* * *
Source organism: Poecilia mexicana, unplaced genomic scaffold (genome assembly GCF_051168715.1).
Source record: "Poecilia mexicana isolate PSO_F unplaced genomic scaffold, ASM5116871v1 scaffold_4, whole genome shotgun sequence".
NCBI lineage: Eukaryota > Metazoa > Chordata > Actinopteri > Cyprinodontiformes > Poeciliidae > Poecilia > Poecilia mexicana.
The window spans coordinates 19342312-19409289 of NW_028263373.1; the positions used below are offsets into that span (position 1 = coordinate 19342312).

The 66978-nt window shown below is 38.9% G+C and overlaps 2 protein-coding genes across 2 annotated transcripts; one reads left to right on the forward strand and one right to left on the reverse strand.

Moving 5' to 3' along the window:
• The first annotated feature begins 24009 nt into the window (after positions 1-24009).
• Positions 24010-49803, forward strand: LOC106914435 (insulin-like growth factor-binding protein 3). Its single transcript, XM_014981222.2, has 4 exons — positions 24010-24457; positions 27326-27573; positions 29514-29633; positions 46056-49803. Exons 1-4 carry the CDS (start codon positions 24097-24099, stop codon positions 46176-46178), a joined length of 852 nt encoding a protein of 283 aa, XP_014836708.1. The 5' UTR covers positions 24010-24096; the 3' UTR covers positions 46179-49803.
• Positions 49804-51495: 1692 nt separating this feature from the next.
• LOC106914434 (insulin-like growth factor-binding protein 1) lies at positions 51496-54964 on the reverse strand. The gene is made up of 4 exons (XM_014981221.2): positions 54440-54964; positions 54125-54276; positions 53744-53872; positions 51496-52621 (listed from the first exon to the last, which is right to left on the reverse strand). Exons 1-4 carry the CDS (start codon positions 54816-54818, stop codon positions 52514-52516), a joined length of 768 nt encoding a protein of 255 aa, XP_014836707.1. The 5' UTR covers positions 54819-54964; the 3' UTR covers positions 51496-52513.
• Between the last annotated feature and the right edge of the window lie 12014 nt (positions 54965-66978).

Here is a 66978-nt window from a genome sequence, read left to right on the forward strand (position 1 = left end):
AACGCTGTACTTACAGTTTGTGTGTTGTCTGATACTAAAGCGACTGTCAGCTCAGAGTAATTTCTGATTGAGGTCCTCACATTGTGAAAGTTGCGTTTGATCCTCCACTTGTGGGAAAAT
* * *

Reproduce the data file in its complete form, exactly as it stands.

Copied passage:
Source organism: Poecilia mexicana, unplaced genomic scaffold (genome assembly GCF_051168715.1).
Source record: "Poecilia mexicana isolate PSO_F unplaced genomic scaffold, ASM5116871v1 scaffold_4, whole genome shotgun sequence".
NCBI lineage: Eukaryota > Metazoa > Chordata > Actinopteri > Cyprinodontiformes > Poeciliidae > Poecilia > Poecilia mexicana.
The window spans coordinates 19342312-19409289 of NW_028263373.1; the positions used below are offsets into that span (position 1 = coordinate 19342312).

The 66978-nt window shown below is 38.9% G+C and overlaps 2 protein-coding genes across 2 annotated transcripts; one reads left to right on the forward strand and one right to left on the reverse strand.

Moving 5' to 3' along the window:
• The first annotated feature begins 24009 nt into the window (after positions 1-24009).
• Positions 24010-49803, forward strand: LOC106914435 (insulin-like growth factor-binding protein 3). Its single transcript, XM_014981222.2, has 4 exons — positions 24010-24457; positions 27326-27573; positions 29514-29633; positions 46056-49803. Exons 1-4 carry the CDS (start codon positions 24097-24099, stop codon positions 46176-46178), a joined length of 852 nt encoding a protein of 283 aa, XP_014836708.1. The 5' UTR covers positions 24010-24096; the 3' UTR covers positions 46179-49803.
• Positions 49804-51495: 1692 nt separating this feature from the next.
• LOC106914434 (insulin-like growth factor-binding protein 1) lies at positions 51496-54964 on the reverse strand. The gene is made up of 4 exons (XM_014981221.2): positions 54440-54964; positions 54125-54276; positions 53744-53872; positions 51496-52621 (listed from the first exon to the last, which is right to left on the reverse strand). Exons 1-4 carry the CDS (start codon positions 54816-54818, stop codon positions 52514-52516), a joined length of 768 nt encoding a protein of 255 aa, XP_014836707.1. The 5' UTR covers positions 54819-54964; the 3' UTR covers positions 51496-52513.
• Between the last annotated feature and the right edge of the window lie 12014 nt (positions 54965-66978).

Here is a 66978-nt window from a genome sequence, read left to right on the forward strand (position 1 = left end):
AACGCTGTACTTACAGTTTGTGTGTTGTCTGATACTAAAGCGACTGTCAGCTCAGAGTAATTTCTGATTGAGGTCCTCACATTGTGAAAGTTGCGTTTGATCCTCCACTTGTGGGAAAAT